So to The Oval. A whole nation was still being sustained only by hope. The Aussies would think of something. But it was Australian nerves which broke. Flintoff the colossus was in his pomp by now, batting serenely and all but refusing to have the ball taken off him when bowling.
England secured a first-innings lead which they should not have done. Vaughan's complex fielding plans were still working. But it was still on a knife edge. Then on the fifth morning it unravelled at last. Warne, of all people, dropped Kevin Pietersen at slip. Since his debut at Lord's in the first match of the series, Pietersen had not contributed much.
But now, encouraged by Vaughan's imprecation in the dressing room, he took the Ashes away from Australia. His innings of 158 will stay imprinted on the mind for ever. It blazed with authority and ambition. It was a seminal moment and later that afternoon with "Land of Hope and Glory" being accompanied by "Rule Britannia" and enough booze thereafter to sink the battleships which gave rise to those ditties, the Ashes were home. It was magnificent.
The runner-up: Nadal's epic victory
The Ashes 2005 pushed the epic 2008 Wimbledon final between Roger Federer and Rafael Nadal into the runner-up spot in our Greatest Contest of the Decade Poll. As the tension rose and the light faded the thrilling match, which was elongated by rain delays, was clinched by the Spaniard to his utter joy and Federer's distress.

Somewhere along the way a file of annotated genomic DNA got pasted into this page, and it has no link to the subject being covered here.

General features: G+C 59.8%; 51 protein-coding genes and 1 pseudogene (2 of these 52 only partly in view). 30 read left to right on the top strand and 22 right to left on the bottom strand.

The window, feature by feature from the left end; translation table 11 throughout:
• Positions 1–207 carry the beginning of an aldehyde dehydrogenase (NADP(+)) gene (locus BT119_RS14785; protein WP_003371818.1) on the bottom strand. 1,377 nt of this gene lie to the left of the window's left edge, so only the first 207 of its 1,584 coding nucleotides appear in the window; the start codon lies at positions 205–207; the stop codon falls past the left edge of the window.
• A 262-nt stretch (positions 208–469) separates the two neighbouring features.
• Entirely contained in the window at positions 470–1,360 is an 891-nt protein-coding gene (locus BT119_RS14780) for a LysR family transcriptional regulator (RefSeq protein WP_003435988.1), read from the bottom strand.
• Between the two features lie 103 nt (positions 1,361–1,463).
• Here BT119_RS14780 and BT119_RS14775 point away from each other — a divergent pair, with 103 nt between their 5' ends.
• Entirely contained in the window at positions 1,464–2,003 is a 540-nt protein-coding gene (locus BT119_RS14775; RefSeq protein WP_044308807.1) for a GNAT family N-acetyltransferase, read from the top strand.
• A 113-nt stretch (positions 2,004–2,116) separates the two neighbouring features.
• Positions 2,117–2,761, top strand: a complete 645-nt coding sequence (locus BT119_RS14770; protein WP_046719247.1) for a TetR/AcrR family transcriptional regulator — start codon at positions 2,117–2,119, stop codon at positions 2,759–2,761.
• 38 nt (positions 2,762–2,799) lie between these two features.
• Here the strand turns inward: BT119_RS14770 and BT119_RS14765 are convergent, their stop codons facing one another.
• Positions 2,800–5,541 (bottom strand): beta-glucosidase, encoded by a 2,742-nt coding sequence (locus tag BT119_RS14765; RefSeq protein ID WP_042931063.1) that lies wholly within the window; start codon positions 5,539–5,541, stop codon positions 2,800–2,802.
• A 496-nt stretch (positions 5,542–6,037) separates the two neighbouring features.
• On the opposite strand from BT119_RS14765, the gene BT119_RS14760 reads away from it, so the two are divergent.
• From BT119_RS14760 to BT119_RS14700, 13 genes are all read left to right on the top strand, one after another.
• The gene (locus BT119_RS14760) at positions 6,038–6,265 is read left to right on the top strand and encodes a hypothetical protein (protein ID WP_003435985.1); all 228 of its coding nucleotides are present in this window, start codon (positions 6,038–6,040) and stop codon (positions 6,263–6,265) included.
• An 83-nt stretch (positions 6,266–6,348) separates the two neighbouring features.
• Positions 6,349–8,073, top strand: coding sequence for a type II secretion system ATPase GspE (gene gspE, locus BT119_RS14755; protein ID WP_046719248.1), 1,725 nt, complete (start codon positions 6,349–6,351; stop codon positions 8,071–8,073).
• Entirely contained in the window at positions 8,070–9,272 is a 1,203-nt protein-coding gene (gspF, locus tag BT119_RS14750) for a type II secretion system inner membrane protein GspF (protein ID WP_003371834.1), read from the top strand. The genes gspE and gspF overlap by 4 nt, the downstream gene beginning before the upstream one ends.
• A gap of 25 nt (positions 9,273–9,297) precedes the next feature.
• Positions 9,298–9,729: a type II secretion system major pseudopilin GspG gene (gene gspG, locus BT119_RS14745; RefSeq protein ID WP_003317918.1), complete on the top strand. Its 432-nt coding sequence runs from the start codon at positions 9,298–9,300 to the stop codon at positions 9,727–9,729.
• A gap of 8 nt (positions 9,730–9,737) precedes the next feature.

Federer, a regular in all our categories in the poll, began the tournament under increasing pressure from the muscular Nadal. The Swiss had won in SW19 for the previous five years while the Spaniard had won his fourth straight French title and both men were at the peak of their careers.
Not since Bjorn Borg's epic victory over John McEnroe in 1980 had a match so captivated Centre Court. The momentum initially swung Nadal's way as he strode to the opening two sets, only for Federer to level, with two sets clinched on tie-breaks. Rain delays stretched the final into a seventh hour, with four hours and 48 minutes playing time, making it the longest Wimbledon final in history. It finished in near darkness as the exhausted duo fought to a standstill, Nadal emerging triumphant and memorably clambering up to his family in the stands.
Liverpool's heroic 2005 Champions League triumph over Milan finished third in the standings, Rafael Benitez's men recovering from a 3-0 interval deficit to take Milan to penalties, where Jerzy Dudek came into his own.
England's victory in the Aussies' backyard to win rugby union's 2003 World Cup final follows closely, Martin Johnson, Jonny Wilkinson et al living up to their pre-tournament billing as favourites to edge out the hosts in extra time. Lewis Hamilton's last-lap drama at the 2008 Brazilian Grand Prix to win the driver's championship was fifth, while England's 5-1 World Cup qualifying win in Germany in 2001 came sixth. Padraig Harrington's battle with Sergio Garcia at the 2007 Open and 2009's Prix de l'Arc de Triomphe complete the standings.